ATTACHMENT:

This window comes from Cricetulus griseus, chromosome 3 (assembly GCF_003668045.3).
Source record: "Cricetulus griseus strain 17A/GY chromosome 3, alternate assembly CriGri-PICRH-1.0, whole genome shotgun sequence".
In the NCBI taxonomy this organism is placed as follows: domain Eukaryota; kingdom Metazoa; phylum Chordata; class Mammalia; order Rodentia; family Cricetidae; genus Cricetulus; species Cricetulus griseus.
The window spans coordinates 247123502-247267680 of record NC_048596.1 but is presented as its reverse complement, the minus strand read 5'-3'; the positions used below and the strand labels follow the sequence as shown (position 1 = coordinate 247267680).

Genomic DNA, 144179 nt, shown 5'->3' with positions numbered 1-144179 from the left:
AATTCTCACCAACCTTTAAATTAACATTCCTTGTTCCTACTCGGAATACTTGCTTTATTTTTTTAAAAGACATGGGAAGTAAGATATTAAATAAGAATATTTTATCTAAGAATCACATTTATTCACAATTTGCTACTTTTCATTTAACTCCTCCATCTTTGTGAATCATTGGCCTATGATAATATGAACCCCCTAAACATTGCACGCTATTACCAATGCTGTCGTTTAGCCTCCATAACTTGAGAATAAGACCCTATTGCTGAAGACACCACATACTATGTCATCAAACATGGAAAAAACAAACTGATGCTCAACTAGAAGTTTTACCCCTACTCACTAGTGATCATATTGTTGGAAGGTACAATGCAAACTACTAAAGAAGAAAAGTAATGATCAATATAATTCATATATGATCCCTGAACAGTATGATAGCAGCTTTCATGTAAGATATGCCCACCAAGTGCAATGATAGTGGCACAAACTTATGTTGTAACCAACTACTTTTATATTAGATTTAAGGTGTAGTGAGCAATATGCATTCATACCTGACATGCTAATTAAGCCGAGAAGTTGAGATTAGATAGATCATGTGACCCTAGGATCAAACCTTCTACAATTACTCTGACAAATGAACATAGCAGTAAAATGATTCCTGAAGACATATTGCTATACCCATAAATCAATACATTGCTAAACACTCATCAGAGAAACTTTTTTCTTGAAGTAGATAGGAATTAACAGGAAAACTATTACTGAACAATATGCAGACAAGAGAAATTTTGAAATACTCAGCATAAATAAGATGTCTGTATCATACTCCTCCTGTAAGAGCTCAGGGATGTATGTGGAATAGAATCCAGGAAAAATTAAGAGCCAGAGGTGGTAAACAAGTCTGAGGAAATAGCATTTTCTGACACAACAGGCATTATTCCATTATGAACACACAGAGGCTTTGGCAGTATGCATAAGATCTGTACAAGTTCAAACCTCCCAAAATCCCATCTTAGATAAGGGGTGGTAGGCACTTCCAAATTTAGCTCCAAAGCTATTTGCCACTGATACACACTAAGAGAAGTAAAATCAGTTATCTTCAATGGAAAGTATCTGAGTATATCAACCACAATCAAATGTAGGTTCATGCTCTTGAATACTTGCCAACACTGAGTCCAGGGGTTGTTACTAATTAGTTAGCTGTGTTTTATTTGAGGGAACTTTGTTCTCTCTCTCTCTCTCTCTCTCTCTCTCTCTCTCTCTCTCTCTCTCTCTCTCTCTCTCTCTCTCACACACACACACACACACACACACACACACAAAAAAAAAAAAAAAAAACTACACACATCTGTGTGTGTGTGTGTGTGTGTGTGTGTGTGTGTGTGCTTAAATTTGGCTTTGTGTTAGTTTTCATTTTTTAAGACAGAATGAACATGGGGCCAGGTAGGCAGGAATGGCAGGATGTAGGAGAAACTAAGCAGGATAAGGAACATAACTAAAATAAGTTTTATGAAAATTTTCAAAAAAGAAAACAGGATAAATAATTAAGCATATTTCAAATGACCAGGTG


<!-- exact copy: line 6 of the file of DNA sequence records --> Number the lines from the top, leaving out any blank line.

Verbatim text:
AATTCTCACCAACCTTTAAATTAACATTCCTTGTTCCTACTCGGAATACTTGCTTTATTTTTTTAAAAGACATGGGAAGTAAGATATTAAATAAGAATATTTTATCTAAGAATCACATTTATTCACAATTTGCTACTTTTCATTTAACTCCTCCATCTTTGTGAATCATTGGCCTATGATAATATGAACCCCCTAAACATTGCACGCTATTACCAATGCTGTCGTTTAGCCTCCATAACTTGAGAATAAGACCCTATTGCTGAAGACACCACATACTATGTCATCAAACATGGAAAAAACAAACTGATGCTCAACTAGAAGTTTTACCCCTACTCACTAGTGATCATATTGTTGGAAGGTACAATGCAAACTACTAAAGAAGAAAAGTAATGATCAATATAATTCATATATGATCCCTGAACAGTATGATAGCAGCTTTCATGTAAGATATGCCCACCAAGTGCAATGATAGTGGCACAAACTTATGTTGTAACCAACTACTTTTATATTAGATTTAAGGTGTAGTGAGCAATATGCATTCATACCTGACATGCTAATTAAGCCGAGAAGTTGAGATTAGATAGATCATGTGACCCTAGGATCAAACCTTCTACAATTACTCTGACAAATGAACATAGCAGTAAAATGATTCCTGAAGACATATTGCTATACCCATAAATCAATACATTGCTAAACACTCATCAGAGAAACTTTTTTCTTGAAGTAGATAGGAATTAACAGGAAAACTATTACTGAACAATATGCAGACAAGAGAAATTTTGAAATACTCAGCATAAATAAGATGTCTGTATCATACTCCTCCTGTAAGAGCTCAGGGATGTATGTGGAATAGAATCCAGGAAAAATTAAGAGCCAGAGGTGGTAAACAAGTCTGAGGAAATAGCATTTTCTGACACAACAGGCATTATTCCATTATGAACACACAGAGGCTTTGGCAGTATGCATAAGATCTGTACAAGTTCAAACCTCCCAAAATCCCATCTTAGATAAGGGGTGGTAGGCACTTCCAAATTTAGCTCCAAAGCTATTTGCCACTGATACACACTAAGAGAAGTAAAATCAGTTATCTTCAATGGAAAGTATCTGAGTATATCAACCACAATCAAATGTAGGTTCATGCTCTTGAATACTTGCCAACACTGAGTCCAGGGGTTGTTACTAATTAGTTAGCTGTGTTTTATTTGAGGGAACTTTGTTCTCTCTCTCTCTCTCTCTCTCTCTCTCTCTCTCTCTCTCTCTCTCTCTCTCTCTCTCTCTCTCACACACACACACACACACACACACACACACAAAAAAAAAAAAAAAAAACTACACACATCTGTGTGTGTGTGTGTGTGTGTGTGTGTGTGTGTGTGCTTAAATTTGGCTTTGTGTTAGTTTTCATTTTTTAAGACAGAATGAACATGGGGCCAGGTAGGCAGGAATGGCAGGATGTAGGAGAAACTAAGCAGGATAAGGAACATAACTAAAATAAGTTTTATGAAAATTTTCAAAAAAGAAAACAGGATAAATAATTAAGCATATTTCAAATGACCAGGTG